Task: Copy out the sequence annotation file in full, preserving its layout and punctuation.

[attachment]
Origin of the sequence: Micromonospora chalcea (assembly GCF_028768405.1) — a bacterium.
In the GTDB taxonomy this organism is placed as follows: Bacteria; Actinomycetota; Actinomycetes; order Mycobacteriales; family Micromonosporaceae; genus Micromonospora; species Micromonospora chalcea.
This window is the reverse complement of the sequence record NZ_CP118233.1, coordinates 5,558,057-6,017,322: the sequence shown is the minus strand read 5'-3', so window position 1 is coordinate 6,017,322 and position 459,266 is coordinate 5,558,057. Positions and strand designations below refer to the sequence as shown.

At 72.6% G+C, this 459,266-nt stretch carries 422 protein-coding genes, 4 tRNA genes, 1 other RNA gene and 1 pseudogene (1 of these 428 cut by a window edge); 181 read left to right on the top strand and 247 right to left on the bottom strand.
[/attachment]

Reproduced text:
Origin of the sequence: Micromonospora chalcea (assembly GCF_028768405.1) — a bacterium.
In the GTDB taxonomy this organism is placed as follows: Bacteria; Actinomycetota; Actinomycetes; order Mycobacteriales; family Micromonosporaceae; genus Micromonospora; species Micromonospora chalcea.
This window is the reverse complement of the sequence record NZ_CP118233.1, coordinates 5,558,057-6,017,322: the sequence shown is the minus strand read 5'-3', so window position 1 is coordinate 6,017,322 and position 459,266 is coordinate 5,558,057. Positions and strand designations below refer to the sequence as shown.

At 72.6% G+C, this 459,266-nt stretch carries 422 protein-coding genes, 4 tRNA genes, 1 other RNA gene and 1 pseudogene (1 of these 428 cut by a window edge); 181 read left to right on the top strand and 247 right to left on the bottom strand.